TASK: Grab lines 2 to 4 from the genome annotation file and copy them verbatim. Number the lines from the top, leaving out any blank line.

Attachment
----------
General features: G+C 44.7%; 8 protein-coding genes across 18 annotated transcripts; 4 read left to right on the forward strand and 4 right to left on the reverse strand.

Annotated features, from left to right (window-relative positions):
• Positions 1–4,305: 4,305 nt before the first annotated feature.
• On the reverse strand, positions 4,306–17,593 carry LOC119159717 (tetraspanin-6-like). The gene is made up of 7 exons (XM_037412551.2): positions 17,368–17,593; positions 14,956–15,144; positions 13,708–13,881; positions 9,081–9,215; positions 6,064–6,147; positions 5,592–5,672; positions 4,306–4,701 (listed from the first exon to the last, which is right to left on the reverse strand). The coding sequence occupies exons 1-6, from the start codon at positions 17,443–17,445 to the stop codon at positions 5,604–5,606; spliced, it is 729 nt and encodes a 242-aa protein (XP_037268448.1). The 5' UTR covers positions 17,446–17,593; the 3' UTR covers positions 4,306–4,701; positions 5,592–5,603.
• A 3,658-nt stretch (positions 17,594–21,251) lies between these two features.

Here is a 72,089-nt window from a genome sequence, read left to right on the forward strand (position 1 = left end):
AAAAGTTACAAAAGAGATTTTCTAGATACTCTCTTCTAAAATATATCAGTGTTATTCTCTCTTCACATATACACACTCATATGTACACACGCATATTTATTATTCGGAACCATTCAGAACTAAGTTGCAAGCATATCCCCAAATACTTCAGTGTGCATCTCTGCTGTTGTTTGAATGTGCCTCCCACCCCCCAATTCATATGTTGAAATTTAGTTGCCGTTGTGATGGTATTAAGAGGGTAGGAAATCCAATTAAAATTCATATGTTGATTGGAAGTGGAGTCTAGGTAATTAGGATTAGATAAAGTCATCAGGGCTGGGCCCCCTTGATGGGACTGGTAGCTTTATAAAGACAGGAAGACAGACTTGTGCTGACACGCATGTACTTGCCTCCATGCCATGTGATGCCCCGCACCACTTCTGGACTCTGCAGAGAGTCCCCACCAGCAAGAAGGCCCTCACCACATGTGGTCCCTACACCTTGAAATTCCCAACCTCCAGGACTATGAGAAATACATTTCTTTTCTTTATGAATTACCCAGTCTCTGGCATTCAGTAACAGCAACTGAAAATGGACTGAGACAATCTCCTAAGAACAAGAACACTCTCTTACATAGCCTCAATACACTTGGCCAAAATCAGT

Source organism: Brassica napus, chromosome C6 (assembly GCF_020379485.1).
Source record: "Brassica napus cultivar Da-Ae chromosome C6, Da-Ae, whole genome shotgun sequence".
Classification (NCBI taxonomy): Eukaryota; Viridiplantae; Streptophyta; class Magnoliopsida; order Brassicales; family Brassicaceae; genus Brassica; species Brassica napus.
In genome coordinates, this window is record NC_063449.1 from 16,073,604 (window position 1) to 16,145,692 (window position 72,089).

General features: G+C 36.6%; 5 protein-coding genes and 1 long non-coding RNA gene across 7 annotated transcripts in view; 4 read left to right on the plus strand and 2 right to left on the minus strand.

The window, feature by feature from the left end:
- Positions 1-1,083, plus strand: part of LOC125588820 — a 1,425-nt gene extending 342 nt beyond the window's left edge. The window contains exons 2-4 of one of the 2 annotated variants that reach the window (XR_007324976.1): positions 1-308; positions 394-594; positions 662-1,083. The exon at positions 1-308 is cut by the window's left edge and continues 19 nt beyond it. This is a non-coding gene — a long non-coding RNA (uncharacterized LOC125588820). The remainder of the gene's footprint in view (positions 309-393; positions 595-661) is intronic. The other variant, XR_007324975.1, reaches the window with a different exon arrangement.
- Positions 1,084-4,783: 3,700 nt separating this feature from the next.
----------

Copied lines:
Annotated features, from left to right (window-relative positions):
• Positions 1–4,305: 4,305 nt before the first annotated feature.
• On the reverse strand, positions 4,306–17,593 carry LOC119159717 (tetraspanin-6-like). The gene is made up of 7 exons (XM_037412551.2): positions 17,368–17,593; positions 14,956–15,144; positions 13,708–13,881; positions 9,081–9,215; positions 6,064–6,147; positions 5,592–5,672; positions 4,306–4,701 (listed from the first exon to the last, which is right to left on the reverse strand). The coding sequence occupies exons 1-6, from the start codon at positions 17,443–17,445 to the stop codon at positions 5,604–5,606; spliced, it is 729 nt and encodes a 242-aa protein (XP_037268448.1). The 5' UTR covers positions 17,446–17,593; the 3' UTR covers positions 4,306–4,701; positions 5,592–5,603.